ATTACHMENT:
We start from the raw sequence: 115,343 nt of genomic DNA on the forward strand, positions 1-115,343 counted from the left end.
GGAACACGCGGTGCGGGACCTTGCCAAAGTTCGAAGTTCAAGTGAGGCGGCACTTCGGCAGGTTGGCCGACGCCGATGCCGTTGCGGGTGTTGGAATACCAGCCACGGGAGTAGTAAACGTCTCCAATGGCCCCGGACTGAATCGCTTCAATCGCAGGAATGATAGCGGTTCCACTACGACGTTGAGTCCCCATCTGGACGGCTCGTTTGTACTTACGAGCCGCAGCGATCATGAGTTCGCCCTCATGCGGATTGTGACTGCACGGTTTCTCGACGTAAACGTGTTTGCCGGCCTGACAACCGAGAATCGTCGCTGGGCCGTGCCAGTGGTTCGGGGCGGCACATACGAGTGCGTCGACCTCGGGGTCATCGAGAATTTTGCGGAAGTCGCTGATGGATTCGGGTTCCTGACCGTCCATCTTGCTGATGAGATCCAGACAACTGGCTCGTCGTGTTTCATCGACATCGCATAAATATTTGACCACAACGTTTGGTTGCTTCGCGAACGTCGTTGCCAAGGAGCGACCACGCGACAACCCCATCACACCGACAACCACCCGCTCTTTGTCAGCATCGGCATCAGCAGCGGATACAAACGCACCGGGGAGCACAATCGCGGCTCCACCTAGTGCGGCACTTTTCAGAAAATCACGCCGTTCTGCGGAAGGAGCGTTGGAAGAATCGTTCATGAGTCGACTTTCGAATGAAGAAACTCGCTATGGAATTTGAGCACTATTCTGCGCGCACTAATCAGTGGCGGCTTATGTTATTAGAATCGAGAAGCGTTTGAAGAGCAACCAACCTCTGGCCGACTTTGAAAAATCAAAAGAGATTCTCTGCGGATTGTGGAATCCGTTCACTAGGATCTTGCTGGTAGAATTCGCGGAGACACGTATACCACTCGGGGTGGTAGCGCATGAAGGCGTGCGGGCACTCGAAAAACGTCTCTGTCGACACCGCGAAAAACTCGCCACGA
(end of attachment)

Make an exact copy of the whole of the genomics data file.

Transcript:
We start from the raw sequence: 115,343 nt of genomic DNA on the forward strand, positions 1-115,343 counted from the left end.
GGAACACGCGGTGCGGGACCTTGCCAAAGTTCGAAGTTCAAGTGAGGCGGCACTTCGGCAGGTTGGCCGACGCCGATGCCGTTGCGGGTGTTGGAATACCAGCCACGGGAGTAGTAAACGTCTCCAATGGCCCCGGACTGAATCGCTTCAATCGCAGGAATGATAGCGGTTCCACTACGACGTTGAGTCCCCATCTGGACGGCTCGTTTGTACTTACGAGCCGCAGCGATCATGAGTTCGCCCTCATGCGGATTGTGACTGCACGGTTTCTCGACGTAAACGTGTTTGCCGGCCTGACAACCGAGAATCGTCGCTGGGCCGTGCCAGTGGTTCGGGGCGGCACATACGAGTGCGTCGACCTCGGGGTCATCGAGAATTTTGCGGAAGTCGCTGATGGATTCGGGTTCCTGACCGTCCATCTTGCTGATGAGATCCAGACAACTGGCTCGTCGTGTTTCATCGACATCGCATAAATATTTGACCACAACGTTTGGTTGCTTCGCGAACGTCGTTGCCAAGGAGCGACCACGCGACAACCCCATCACACCGACAACCACCCGCTCTTTGTCAGCATCGGCATCAGCAGCGGATACAAACGCACCGGGGAGCACAATCGCGGCTCCACCTAGTGCGGCACTTTTCAGAAAATCACGCCGTTCTGCGGAAGGAGCGTTGGAAGAATCGTTCATGAGTCGACTTTCGAATGAAGAAACTCGCTATGGAATTTGAGCACTATTCTGCGCGCACTAATCAGTGGCGGCTTATGTTATTAGAATCGAGAAGCGTTTGAAGAGCAACCAACCTCTGGCCGACTTTGAAAAATCAAAAGAGATTCTCTGCGGATTGTGGAATCCGTTCACTAGGATCTTGCTGGTAGAATTCGCGGAGACACGTATACCACTCGGGGTGGTAGCGCATGAAGGCGTGCGGGCACTCGAAAAACGTCTCTGTCGACACCGCGAAAAACTCGCCACGA